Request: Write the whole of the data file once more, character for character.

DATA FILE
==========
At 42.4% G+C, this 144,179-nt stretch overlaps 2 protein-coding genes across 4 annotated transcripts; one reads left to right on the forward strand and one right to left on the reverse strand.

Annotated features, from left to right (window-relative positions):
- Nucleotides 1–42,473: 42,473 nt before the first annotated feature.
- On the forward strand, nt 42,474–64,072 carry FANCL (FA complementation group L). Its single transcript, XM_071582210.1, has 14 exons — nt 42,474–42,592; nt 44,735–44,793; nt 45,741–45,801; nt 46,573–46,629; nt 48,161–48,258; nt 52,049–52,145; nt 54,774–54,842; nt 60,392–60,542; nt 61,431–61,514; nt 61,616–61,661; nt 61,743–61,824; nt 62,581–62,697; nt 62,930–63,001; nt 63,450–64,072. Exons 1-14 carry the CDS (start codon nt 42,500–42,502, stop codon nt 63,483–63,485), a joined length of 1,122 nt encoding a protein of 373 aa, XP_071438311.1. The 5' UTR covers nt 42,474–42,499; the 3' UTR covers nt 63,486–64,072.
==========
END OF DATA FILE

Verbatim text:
At 42.4% G+C, this 144,179-nt stretch overlaps 2 protein-coding genes across 4 annotated transcripts; one reads left to right on the forward strand and one right to left on the reverse strand.

Annotated features, from left to right (window-relative positions):
- Nucleotides 1–42,473: 42,473 nt before the first annotated feature.
- On the forward strand, nt 42,474–64,072 carry FANCL (FA complementation group L). Its single transcript, XM_071582210.1, has 14 exons — nt 42,474–42,592; nt 44,735–44,793; nt 45,741–45,801; nt 46,573–46,629; nt 48,161–48,258; nt 52,049–52,145; nt 54,774–54,842; nt 60,392–60,542; nt 61,431–61,514; nt 61,616–61,661; nt 61,743–61,824; nt 62,581–62,697; nt 62,930–63,001; nt 63,450–64,072. Exons 1-14 carry the CDS (start codon nt 42,500–42,502, stop codon nt 63,483–63,485), a joined length of 1,122 nt encoding a protein of 373 aa, XP_071438311.1. The 5' UTR covers nt 42,474–42,499; the 3' UTR covers nt 63,486–64,072.